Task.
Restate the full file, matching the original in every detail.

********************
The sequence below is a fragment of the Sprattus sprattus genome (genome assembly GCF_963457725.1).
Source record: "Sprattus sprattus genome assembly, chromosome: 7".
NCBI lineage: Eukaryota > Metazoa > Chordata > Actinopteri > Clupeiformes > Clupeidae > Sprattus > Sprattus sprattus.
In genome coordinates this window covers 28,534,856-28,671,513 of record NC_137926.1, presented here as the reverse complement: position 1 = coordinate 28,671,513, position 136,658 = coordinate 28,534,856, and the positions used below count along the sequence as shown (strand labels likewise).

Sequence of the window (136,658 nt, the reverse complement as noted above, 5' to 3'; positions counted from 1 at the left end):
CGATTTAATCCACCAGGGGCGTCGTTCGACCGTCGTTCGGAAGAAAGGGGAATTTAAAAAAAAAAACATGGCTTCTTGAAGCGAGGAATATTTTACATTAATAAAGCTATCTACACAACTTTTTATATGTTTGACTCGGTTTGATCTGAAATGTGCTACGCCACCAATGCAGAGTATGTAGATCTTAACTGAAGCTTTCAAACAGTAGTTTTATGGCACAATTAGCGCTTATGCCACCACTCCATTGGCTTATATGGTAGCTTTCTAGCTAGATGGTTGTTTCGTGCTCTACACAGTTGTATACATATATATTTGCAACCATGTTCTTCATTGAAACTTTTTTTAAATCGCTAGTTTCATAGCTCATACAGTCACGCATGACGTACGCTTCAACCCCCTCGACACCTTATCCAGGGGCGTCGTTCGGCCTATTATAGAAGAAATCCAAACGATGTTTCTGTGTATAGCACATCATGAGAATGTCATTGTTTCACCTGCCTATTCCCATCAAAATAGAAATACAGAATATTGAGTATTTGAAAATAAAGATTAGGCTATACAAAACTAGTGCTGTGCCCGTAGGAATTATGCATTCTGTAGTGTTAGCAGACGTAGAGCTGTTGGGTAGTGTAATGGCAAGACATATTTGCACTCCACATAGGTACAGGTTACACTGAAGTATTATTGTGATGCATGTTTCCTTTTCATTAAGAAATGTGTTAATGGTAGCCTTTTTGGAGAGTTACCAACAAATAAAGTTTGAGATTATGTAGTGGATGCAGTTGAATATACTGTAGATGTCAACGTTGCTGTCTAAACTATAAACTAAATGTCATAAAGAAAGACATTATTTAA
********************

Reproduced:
The sequence below is a fragment of the Sprattus sprattus genome (genome assembly GCF_963457725.1).
Source record: "Sprattus sprattus genome assembly, chromosome: 7".
NCBI lineage: Eukaryota > Metazoa > Chordata > Actinopteri > Clupeiformes > Clupeidae > Sprattus > Sprattus sprattus.
In genome coordinates this window covers 28,534,856-28,671,513 of record NC_137926.1, presented here as the reverse complement: position 1 = coordinate 28,671,513, position 136,658 = coordinate 28,534,856, and the positions used below count along the sequence as shown (strand labels likewise).

Sequence of the window (136,658 nt, the reverse complement as noted above, 5' to 3'; positions counted from 1 at the left end):
CGATTTAATCCACCAGGGGCGTCGTTCGACCGTCGTTCGGAAGAAAGGGGAATTTAAAAAAAAAAACATGGCTTCTTGAAGCGAGGAATATTTTACATTAATAAAGCTATCTACACAACTTTTTATATGTTTGACTCGGTTTGATCTGAAATGTGCTACGCCACCAATGCAGAGTATGTAGATCTTAACTGAAGCTTTCAAACAGTAGTTTTATGGCACAATTAGCGCTTATGCCACCACTCCATTGGCTTATATGGTAGCTTTCTAGCTAGATGGTTGTTTCGTGCTCTACACAGTTGTATACATATATATTTGCAACCATGTTCTTCATTGAAACTTTTTTTAAATCGCTAGTTTCATAGCTCATACAGTCACGCATGACGTACGCTTCAACCCCCTCGACACCTTATCCAGGGGCGTCGTTCGGCCTATTATAGAAGAAATCCAAACGATGTTTCTGTGTATAGCACATCATGAGAATGTCATTGTTTCACCTGCCTATTCCCATCAAAATAGAAATACAGAATATTGAGTATTTGAAAATAAAGATTAGGCTATACAAAACTAGTGCTGTGCCCGTAGGAATTATGCATTCTGTAGTGTTAGCAGACGTAGAGCTGTTGGGTAGTGTAATGGCAAGACATATTTGCACTCCACATAGGTACAGGTTACACTGAAGTATTATTGTGATGCATGTTTCCTTTTCATTAAGAAATGTGTTAATGGTAGCCTTTTTGGAGAGTTACCAACAAATAAAGTTTGAGATTATGTAGTGGATGCAGTTGAATATACTGTAGATGTCAACGTTGCTGTCTAAACTATAAACTAAATGTCATAAAGAAAGACATTATTTAA